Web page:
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Live Reporting

By Sophie Morris and Georgina Pattinson

All times stated are UK

  1. Recap: Jeremy Corbyn's conference speech

    Getty Images
    Image caption: Jeremy Corbyn leaves the conference stage in Liverpool

    Labour members have streamed out of the conference centre in Liverpoool now so we're wrapping up our coverage of Jeremy Corbyn's speech.

    But you can continue to follow reaction on BBC News on TV, radio and online.

    Here are the highlights of the address.

    • Labour was ready for government, Mr Corbyn said, as he pledged to rebuild Britain and end the "greed is good" culture
    • He said Labour would back a Brexit deal which kept the UK in a customs union and avoided a hard Irish border but, as it stood, would vote down Theresa May's plans and urged her to make way
    • Among policy announcements, he said a future Labour government would expand free childcareand create 400,000 new "green" skilled jobs with investment in fresh wind farms and insulation for homes.
  2. Shadow chancellor: 'This government will fall apart'

    Reaction to Labour leader's speech

    BBC Politics Live

    BBC2's lunchtime political programme

    Pressed by Politics Live presenter Jo Coburn on how he would vote if another Brexit referendum did take place, shadow chancellor John McDonnell says "well I campaigned for remain, but we'd have to see the circumstances at the time".

    He says it would be "a miracle" if Theresa May secured a good deal for Britain which Labour could support, and his party would "undoubtedly" do a better job.

    Asked whether he agreed with Labour MP Laura Smith that a general strike was needed to bring down the government unless there is a general election, he suggests the government "is going to fall apart anyway and we'll get into power with a decent majority. We'll be able to transform people's lives."

    On a lighter note, former Labour adviser Ayesha Hazarika says the battle for both main parties to provide a clear, agreed stance on Brexit has become "The Great British Fudge Off" which is highly confusing for people.

  3. John McDonnell: 'The Tories hate each other more than us right now'

    Reaction to Labour leader's speech

    John McDonnell

    Speaking to Jo Coburn on Politics Live, Shadow Chancellor John McDonnell says the Tories are too divided to negotiate a Brexit deal and Labour could be in power within the year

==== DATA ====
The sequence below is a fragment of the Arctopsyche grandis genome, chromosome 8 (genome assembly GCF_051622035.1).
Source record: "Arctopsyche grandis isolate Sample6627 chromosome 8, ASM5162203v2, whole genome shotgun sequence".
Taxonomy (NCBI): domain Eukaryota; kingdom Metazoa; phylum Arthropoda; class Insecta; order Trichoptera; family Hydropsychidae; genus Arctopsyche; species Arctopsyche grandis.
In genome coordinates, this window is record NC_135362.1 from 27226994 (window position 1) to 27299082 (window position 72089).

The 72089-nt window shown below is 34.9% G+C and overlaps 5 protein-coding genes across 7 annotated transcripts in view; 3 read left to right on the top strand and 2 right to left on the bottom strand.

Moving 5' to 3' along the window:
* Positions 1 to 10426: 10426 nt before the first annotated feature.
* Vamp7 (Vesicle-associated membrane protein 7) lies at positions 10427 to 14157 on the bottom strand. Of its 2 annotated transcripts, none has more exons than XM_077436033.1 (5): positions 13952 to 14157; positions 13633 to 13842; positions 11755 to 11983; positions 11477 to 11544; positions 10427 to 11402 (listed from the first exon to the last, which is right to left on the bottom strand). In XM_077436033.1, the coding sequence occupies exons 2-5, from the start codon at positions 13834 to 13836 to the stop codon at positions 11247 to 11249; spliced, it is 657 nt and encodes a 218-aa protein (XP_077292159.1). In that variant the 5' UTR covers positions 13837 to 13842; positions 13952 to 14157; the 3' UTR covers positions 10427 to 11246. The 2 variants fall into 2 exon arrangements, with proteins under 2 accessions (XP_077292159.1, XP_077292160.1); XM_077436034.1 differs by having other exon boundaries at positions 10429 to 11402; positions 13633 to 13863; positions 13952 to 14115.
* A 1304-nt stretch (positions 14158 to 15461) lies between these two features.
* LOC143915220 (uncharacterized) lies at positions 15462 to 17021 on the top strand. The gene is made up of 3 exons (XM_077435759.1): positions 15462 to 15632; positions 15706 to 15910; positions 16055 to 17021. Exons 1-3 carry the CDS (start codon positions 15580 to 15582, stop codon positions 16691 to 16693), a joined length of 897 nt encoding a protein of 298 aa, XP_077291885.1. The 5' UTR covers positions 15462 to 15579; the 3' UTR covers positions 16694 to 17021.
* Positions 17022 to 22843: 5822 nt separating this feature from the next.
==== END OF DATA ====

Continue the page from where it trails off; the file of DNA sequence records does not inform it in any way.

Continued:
"The Tories hate each other more than they hate us at the moment".

    The government, he says, have set themselves the means by which a proposed deal will be tested through their continuous promises of prosperity to the nation, but he does not think they will secure a solid deal like they promised.

  4. Delegates' reaction to Labour leader's speech

    Labour leader's speech

    BBC Politics Live

    BBC2's lunchtime political programme

    BBC

    BBC political correspondent Vicki Young gets the reaction from delegates at the conference immediately after the speech.

    One says "It's time for another election, we're all ready."

    Another says, "I thought it was a fantastic speech, proving that we're united and not divided."

  5. Jeremy Corbyn's speech 'tremendously unifying'

    Labour leader's speech reaction

    Novara Media journalist Ash Sarkar says Jeremy Corbyn's speech has "sent out a strong signal" that the Labour Party have "done some thinking".

    She says the childcare policy proved very popular in the hall, as did the tripple pension lock.

    "It was a tremendously unifying policy platform."

  6. Standing ovation for Corbyn

    Getty Images
    Image caption: Shadow cabinet members and Labour activists stand to applaud Jeremy Corbyn as he finishes his speech
  7. Jeremy Corbyn: 'We must bring our country together again'

    Labour leader's speech

    Ending his speech, Jeremy Corbyn says Labour "must speak for the people to whom Theresa May promised so much but has delivered so little".

    He calls on people to allow Labour to invest in Britain after years of austerity and neglect and "bring our country together after a decade of division".

    The Labour leader says that "no one must be left behind", neither individuals or communities.

    He says Labour are confident in their plans and ideas.

    "Our task is to build that Britain and together we can."

    Jeremy Corbyn leaves the stage to a standing ovation by the conference crowd, and chants once more of "Oh, Jeremy Corbyn!"

  8. In quotes: Labour leader's call to PM over Brexit negotiations

    Labour leader's speech

    Quote Message: If you deliver a deal that includes a customs union and no hard border in Ireland, if you protect jobs, people’s rights at work and environmental and consumer standards - then we will support that sensible deal. A deal that would be backed by most of the business world and trade unions too. from Jeremy Corbyn
    Jeremy Corbyn
  9. Call to PM to deliver customs union and no hard border

    Labour leader's speech